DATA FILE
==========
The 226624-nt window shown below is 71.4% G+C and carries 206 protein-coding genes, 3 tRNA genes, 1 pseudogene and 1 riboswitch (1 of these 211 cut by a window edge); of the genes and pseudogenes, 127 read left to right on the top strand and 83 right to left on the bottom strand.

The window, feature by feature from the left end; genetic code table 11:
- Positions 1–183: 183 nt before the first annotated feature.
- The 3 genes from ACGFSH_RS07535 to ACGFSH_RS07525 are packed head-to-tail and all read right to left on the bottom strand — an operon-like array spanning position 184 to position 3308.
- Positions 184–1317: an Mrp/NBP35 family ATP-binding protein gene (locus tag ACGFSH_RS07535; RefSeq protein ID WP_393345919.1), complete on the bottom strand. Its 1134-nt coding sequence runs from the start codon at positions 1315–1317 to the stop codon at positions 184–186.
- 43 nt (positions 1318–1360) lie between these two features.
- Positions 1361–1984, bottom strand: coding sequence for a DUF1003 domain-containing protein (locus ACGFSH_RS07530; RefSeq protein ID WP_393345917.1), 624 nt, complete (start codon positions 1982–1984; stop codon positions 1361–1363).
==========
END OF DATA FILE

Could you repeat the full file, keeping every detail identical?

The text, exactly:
The 226624-nt window shown below is 71.4% G+C and carries 206 protein-coding genes, 3 tRNA genes, 1 pseudogene and 1 riboswitch (1 of these 211 cut by a window edge); of the genes and pseudogenes, 127 read left to right on the top strand and 83 right to left on the bottom strand.

The window, feature by feature from the left end; genetic code table 11:
- Positions 1–183: 183 nt before the first annotated feature.
- The 3 genes from ACGFSH_RS07535 to ACGFSH_RS07525 are packed head-to-tail and all read right to left on the bottom strand — an operon-like array spanning position 184 to position 3308.
- Positions 184–1317: an Mrp/NBP35 family ATP-binding protein gene (locus tag ACGFSH_RS07535; RefSeq protein ID WP_393345919.1), complete on the bottom strand. Its 1134-nt coding sequence runs from the start codon at positions 1315–1317 to the stop codon at positions 184–186.
- 43 nt (positions 1318–1360) lie between these two features.
- Positions 1361–1984, bottom strand: coding sequence for a DUF1003 domain-containing protein (locus ACGFSH_RS07530; RefSeq protein ID WP_393345917.1), 624 nt, complete (start codon positions 1982–1984; stop codon positions 1361–1363).